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DOJ Defies Court Order to Produce Memos and Notes From Jared Kushner’s Mueller Interview


The Department of Justice on Friday evening released 176 pages of notes from former Special Counsel Robert Mueller’s interviews with key witnesses during his office’s investigation into Russian election interference. But the records, produced under a federal court order resulting from dual Freedom of Information Act (FOIA) lawsuits filed by CNN and BuzzFeed, conspicuously withheld all memos concerning the testimony Mueller’s team elicited from the president’s son-in-law Jared Kushner.

“Despite a court order, the Justice Department is holding back Special Counsel Mueller memos regarding the interviews conducted with the President’s son-in-law and senior adviser Jared Kushner,” CNN’s Shimon Prokupecz said Friday.

Senior United States District Judge for the District of Columbia Reggie Walton, an appointee of George W. Bush, had ordered the DOJ to turn over the same slew of documents provided to House congressional investigators, which included the 302 interview memos from the FBI’s interview with Kushner. While the Justice Department is entitled to redact documents in accordance with FOIA guidelines, no explanation was given for the missing documents, according to CNN.

“But still, on January 2 and on Friday night, the Justice Department was to have handed over as much of the documents the House had read as it could under the public records access law. Kushner wasn’t in either January batch,” the report stated. “It’s still not clear why. CNN and BuzzFeed continue to fight for access to more documents from the Mueller investigation in court.”

Judge Walton has already been critical of the Trump administration for what he perceived as its failure to properly staff the Executive branch divisions charged with complying with FOIA requests, and ordered the DOJ to provide a plan of action detailing its efforts to keep up with transparency and accountability mandates.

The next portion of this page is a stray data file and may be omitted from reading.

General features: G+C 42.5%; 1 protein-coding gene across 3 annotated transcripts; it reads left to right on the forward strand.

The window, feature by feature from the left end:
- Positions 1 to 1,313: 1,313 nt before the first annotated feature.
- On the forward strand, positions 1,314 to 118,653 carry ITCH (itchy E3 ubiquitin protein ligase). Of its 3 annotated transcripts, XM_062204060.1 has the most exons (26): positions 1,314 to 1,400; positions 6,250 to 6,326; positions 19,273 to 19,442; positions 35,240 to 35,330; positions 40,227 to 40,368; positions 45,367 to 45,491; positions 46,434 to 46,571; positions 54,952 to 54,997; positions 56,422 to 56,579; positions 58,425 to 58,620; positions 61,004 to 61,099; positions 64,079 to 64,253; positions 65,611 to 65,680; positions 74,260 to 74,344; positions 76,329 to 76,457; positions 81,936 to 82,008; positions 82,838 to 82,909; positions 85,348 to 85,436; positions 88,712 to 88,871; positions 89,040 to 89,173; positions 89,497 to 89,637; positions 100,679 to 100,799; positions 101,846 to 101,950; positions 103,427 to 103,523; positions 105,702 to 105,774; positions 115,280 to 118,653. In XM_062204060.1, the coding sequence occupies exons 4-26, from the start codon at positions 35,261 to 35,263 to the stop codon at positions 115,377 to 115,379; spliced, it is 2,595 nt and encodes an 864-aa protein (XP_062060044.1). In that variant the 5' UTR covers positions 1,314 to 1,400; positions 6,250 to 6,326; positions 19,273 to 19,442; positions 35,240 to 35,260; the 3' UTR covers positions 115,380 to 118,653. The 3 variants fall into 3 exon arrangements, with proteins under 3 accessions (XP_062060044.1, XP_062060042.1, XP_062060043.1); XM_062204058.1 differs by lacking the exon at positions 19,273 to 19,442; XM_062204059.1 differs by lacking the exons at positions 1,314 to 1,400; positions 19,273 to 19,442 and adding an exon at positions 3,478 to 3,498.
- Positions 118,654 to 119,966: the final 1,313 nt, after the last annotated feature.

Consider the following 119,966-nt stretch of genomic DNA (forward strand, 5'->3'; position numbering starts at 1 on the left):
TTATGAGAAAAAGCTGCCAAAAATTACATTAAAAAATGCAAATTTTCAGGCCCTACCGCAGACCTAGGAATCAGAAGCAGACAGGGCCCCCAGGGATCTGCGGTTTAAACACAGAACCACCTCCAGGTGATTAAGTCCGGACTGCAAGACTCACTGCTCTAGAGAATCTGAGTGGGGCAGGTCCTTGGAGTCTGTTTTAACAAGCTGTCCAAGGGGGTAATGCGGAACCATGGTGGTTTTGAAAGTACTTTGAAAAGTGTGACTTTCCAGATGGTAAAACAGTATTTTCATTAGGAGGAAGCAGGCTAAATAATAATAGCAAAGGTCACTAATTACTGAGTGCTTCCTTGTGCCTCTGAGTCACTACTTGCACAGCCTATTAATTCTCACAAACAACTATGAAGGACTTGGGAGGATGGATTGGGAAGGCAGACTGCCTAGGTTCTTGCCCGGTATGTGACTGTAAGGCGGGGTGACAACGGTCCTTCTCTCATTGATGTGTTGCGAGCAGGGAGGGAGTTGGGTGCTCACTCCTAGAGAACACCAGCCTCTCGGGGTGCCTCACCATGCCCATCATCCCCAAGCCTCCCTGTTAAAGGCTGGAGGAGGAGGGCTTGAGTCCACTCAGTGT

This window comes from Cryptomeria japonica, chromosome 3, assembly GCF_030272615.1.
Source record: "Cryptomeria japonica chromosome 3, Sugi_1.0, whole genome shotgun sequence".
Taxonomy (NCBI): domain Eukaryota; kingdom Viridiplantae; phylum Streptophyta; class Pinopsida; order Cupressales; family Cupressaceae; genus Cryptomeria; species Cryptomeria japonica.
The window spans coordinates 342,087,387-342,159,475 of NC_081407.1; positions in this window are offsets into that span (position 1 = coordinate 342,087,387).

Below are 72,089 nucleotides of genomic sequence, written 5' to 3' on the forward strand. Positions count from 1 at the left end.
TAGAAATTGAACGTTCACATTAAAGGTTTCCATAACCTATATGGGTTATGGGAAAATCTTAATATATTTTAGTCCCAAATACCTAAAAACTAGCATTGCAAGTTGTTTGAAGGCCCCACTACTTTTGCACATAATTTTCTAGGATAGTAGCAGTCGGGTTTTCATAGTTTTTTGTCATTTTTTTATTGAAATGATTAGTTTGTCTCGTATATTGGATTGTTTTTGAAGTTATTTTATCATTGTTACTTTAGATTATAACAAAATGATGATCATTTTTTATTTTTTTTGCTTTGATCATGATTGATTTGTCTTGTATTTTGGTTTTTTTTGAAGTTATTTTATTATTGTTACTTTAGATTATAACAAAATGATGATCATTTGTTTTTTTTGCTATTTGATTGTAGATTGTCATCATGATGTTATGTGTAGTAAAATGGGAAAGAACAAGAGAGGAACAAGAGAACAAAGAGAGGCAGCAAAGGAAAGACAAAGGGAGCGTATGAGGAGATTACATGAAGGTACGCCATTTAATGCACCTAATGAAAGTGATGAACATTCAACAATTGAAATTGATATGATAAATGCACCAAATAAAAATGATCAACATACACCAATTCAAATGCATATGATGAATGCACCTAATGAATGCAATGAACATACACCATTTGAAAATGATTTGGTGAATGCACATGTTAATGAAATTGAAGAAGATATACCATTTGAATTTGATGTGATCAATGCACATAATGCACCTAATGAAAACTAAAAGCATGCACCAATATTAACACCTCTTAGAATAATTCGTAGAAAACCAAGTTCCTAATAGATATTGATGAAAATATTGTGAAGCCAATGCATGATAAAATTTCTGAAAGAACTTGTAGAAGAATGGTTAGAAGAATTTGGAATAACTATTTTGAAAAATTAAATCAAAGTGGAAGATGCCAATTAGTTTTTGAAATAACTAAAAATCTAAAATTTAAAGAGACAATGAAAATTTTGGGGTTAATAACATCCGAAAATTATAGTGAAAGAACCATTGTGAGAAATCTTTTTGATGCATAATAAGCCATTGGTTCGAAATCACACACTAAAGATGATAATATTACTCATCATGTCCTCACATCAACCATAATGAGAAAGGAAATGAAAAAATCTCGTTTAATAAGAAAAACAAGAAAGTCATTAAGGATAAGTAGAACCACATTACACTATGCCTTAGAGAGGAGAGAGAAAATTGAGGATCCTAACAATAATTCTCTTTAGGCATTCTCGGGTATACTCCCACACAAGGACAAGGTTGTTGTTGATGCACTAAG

“Otherwise, they’re just totally thumbing their nose at the objective of FOIA,” he said. “The American public is going to become totally disillusioned.”

Thus far, the FOIA lawsuits have forced the DOJ to provide CNN and BuzzFeed with more than 800 pages of documents, some of which are heavily redacted “citing exemptions under FOIA to protect national security, attorney-client privilege, and ongoing investigations.” However, both news organizations have pledged to challenge those exemptions.

Read the latest FOIA documents below:

Buzzfeed CNN FOIA Litigation 4th Release by Law&Crime on Scribd

[Image via Saul Loeb/AFP/Getty Images]

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Jerry Lambe is a journalist at Law&Crime. He is a graduate of Georgetown University and New York Law School and previously worked in financial securities compliance and Civil Rights employment law.